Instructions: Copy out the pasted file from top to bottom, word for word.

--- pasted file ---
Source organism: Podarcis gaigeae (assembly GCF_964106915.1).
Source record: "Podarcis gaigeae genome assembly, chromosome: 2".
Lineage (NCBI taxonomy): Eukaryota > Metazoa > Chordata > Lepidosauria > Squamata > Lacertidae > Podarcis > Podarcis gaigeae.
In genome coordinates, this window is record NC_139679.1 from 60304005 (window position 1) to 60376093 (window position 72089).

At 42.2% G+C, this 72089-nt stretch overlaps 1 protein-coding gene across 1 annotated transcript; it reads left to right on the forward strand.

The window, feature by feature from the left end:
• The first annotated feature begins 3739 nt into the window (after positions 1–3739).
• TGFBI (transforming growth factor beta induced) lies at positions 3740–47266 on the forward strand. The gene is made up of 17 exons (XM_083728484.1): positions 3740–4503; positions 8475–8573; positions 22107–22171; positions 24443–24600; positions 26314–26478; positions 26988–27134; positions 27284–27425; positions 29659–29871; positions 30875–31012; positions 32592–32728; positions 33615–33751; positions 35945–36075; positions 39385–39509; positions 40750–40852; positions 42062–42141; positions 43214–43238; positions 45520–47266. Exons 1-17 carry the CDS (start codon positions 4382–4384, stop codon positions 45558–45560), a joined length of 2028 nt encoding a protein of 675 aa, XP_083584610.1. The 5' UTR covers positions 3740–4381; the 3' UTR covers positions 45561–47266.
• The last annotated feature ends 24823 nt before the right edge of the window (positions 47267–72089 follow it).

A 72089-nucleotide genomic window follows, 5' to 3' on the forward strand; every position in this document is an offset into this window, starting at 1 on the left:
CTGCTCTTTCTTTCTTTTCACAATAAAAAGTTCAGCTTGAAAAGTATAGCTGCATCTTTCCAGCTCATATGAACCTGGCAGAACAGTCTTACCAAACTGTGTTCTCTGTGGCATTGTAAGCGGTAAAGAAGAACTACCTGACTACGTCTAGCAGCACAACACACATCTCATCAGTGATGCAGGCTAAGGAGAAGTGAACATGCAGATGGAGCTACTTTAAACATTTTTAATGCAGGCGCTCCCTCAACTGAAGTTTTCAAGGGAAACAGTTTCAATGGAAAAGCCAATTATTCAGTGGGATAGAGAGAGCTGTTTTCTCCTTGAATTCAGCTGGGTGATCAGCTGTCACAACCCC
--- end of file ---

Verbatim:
Source organism: Podarcis gaigeae (assembly GCF_964106915.1).
Source record: "Podarcis gaigeae genome assembly, chromosome: 2".
Lineage (NCBI taxonomy): Eukaryota > Metazoa > Chordata > Lepidosauria > Squamata > Lacertidae > Podarcis > Podarcis gaigeae.
In genome coordinates, this window is record NC_139679.1 from 60304005 (window position 1) to 60376093 (window position 72089).

At 42.2% G+C, this 72089-nt stretch overlaps 1 protein-coding gene across 1 annotated transcript; it reads left to right on the forward strand.

The window, feature by feature from the left end:
• The first annotated feature begins 3739 nt into the window (after positions 1–3739).
• TGFBI (transforming growth factor beta induced) lies at positions 3740–47266 on the forward strand. The gene is made up of 17 exons (XM_083728484.1): positions 3740–4503; positions 8475–8573; positions 22107–22171; positions 24443–24600; positions 26314–26478; positions 26988–27134; positions 27284–27425; positions 29659–29871; positions 30875–31012; positions 32592–32728; positions 33615–33751; positions 35945–36075; positions 39385–39509; positions 40750–40852; positions 42062–42141; positions 43214–43238; positions 45520–47266. Exons 1-17 carry the CDS (start codon positions 4382–4384, stop codon positions 45558–45560), a joined length of 2028 nt encoding a protein of 675 aa, XP_083584610.1. The 5' UTR covers positions 3740–4381; the 3' UTR covers positions 45561–47266.
• The last annotated feature ends 24823 nt before the right edge of the window (positions 47267–72089 follow it).

A 72089-nucleotide genomic window follows, 5' to 3' on the forward strand; every position in this document is an offset into this window, starting at 1 on the left:
CTGCTCTTTCTTTCTTTTCACAATAAAAAGTTCAGCTTGAAAAGTATAGCTGCATCTTTCCAGCTCATATGAACCTGGCAGAACAGTCTTACCAAACTGTGTTCTCTGTGGCATTGTAAGCGGTAAAGAAGAACTACCTGACTACGTCTAGCAGCACAACACACATCTCATCAGTGATGCAGGCTAAGGAGAAGTGAACATGCAGATGGAGCTACTTTAAACATTTTTAATGCAGGCGCTCCCTCAACTGAAGTTTTCAAGGGAAACAGTTTCAATGGAAAAGCCAATTATTCAGTGGGATAGAGAGAGCTGTTTTCTCCTTGAATTCAGCTGGGTGATCAGCTGTCACAACCCC